A short refresher from the last post: we imagined the sky as a giant sphere enclosing the Earth, and call it a Celestial Sphere. We defined four reference points on this giant sphere to help us orient ourselves while looking up – the North Celestial Pole, the South Celestial Pole, the Celestial Equator and the ecliptic. For now, we’ll focus on the first three – the ecliptic only becomes useful when we’re observing planets.
From a single point on Earth, we can only see half the Celestial Sphere at any given moment.
Imagine standing exactly at the North Pole of Earth.
Here the North Celestial Pole will be directly above you, and the Celestial Equator will be where your horizon is, so this becomes the half-sky hemisphere you’ll see:
Now imagine standing at the Equator.
Here the North and South Celestial Poles will be at their respective sides of the horizon, and the Equator will be a line overhead joining East and West.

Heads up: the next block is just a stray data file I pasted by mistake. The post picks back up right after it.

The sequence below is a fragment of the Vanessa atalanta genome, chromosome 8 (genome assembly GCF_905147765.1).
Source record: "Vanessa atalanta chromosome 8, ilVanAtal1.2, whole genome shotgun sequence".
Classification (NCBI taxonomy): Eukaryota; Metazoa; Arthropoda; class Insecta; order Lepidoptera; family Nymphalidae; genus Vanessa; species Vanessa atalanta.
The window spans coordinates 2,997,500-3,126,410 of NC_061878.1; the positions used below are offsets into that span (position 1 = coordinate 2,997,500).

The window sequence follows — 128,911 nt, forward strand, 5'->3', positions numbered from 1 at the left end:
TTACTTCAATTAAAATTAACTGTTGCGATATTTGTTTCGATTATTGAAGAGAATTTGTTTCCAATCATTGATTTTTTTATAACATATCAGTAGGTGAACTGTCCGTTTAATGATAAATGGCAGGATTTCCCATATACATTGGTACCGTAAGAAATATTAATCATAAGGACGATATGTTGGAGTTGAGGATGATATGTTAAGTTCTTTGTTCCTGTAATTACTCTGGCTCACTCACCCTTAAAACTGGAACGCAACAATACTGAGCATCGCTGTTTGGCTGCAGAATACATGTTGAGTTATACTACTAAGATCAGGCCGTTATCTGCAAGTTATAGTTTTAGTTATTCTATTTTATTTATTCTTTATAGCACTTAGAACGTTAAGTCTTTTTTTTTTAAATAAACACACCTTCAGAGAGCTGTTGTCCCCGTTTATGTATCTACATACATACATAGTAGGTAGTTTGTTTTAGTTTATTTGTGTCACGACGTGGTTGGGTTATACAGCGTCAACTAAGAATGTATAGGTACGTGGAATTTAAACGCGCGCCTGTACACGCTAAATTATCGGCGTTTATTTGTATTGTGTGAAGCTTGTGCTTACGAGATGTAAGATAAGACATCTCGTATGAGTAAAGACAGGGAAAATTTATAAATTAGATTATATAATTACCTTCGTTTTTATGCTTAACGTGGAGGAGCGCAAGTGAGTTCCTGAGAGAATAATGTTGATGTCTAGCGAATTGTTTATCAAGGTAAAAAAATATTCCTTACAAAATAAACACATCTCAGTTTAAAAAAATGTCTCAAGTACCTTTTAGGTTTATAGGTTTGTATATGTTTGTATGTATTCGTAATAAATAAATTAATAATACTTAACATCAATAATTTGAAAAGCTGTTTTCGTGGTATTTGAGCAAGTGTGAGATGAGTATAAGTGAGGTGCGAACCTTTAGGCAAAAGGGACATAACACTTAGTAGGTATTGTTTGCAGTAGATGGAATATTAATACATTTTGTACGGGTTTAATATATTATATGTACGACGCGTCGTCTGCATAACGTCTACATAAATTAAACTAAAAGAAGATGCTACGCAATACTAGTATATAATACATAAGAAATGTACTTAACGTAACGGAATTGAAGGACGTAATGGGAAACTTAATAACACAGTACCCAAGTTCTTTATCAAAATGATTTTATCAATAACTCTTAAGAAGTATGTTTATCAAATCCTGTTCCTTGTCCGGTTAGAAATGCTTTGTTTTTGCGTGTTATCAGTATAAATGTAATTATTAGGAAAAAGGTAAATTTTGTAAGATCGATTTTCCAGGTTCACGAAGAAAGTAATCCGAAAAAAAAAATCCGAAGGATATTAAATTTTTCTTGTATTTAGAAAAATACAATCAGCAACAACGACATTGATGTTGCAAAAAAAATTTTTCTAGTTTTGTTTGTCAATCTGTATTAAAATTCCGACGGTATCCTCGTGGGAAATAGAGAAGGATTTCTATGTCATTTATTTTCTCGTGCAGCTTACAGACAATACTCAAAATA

It’s a really simple idea – whatever latitude you’re standing at on Earth is the Declination that will be overhead. Just picture the equator and the pole closest to you projected onto the Celestial Sphere. These are your Celestial reference points. Draw a straight line through the Celestial Equator from East to West (this doesn’t always go overhead), and take note of where the pole/s are in your hemisphere
To test your understanding, imagine standing at the South Pole and at 45º latitude respectively (see the illustrations below). Try to figure out where the Celestial Equator and each Celestial Pole will be with respect to you.
Try this for your current latitude as well. You should have at least one Celestial Pole and the Celestial Equator in your hemisphere. If you live at the Equator, you’ll get both poles at the horizons!
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